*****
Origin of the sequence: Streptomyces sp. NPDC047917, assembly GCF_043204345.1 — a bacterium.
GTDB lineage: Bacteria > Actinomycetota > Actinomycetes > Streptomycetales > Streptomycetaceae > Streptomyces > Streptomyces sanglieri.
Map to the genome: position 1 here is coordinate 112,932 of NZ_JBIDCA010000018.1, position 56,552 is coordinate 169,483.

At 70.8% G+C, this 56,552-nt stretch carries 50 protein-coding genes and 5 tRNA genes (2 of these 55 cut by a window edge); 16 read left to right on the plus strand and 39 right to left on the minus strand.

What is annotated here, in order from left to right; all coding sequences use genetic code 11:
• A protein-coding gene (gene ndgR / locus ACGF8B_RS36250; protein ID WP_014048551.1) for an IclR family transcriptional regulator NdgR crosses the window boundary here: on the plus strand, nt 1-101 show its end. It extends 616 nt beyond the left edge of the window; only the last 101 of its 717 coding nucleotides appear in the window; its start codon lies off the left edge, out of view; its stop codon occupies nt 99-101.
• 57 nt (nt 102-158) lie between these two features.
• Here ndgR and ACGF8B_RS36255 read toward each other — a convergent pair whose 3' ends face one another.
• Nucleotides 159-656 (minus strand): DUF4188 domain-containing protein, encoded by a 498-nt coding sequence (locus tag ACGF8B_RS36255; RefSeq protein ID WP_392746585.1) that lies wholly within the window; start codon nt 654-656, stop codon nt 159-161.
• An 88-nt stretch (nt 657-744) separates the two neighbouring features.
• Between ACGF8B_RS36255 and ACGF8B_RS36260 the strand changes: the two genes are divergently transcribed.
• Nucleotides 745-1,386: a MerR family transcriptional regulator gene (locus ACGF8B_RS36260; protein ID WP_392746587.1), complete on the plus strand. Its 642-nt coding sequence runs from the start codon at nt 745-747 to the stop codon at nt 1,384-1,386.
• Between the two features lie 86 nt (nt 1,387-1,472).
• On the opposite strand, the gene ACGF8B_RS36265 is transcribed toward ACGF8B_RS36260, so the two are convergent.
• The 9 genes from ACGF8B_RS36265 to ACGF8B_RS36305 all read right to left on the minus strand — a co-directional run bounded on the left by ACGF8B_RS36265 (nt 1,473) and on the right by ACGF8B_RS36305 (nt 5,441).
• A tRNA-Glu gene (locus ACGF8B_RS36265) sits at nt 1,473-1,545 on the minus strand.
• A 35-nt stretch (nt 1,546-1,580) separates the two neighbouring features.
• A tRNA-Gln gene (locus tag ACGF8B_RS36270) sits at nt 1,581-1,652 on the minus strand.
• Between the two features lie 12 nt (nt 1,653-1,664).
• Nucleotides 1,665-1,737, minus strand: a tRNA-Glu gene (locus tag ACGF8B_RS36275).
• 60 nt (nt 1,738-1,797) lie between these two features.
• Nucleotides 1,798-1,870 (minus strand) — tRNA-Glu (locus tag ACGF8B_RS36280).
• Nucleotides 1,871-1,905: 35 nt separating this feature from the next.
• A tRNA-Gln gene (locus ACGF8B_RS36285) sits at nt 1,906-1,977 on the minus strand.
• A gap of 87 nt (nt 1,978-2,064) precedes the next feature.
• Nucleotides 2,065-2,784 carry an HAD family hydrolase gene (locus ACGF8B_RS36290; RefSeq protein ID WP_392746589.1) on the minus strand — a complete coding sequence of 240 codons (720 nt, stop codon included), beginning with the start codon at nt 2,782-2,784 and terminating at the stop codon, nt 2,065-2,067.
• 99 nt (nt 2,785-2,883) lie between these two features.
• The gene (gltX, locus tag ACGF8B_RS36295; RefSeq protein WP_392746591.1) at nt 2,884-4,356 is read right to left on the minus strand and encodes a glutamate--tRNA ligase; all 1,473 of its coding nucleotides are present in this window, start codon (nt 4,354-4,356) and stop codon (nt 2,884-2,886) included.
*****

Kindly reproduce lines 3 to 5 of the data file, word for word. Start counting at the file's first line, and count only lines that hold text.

Map to the genome: position 1 here is coordinate 112,932 of NZ_JBIDCA010000018.1, position 56,552 is coordinate 169,483.

At 70.8% G+C, this 56,552-nt stretch carries 50 protein-coding genes and 5 tRNA genes (2 of these 55 cut by a window edge); 16 read left to right on the plus strand and 39 right to left on the minus strand.

What is annotated here, in order from left to right; all coding sequences use genetic code 11: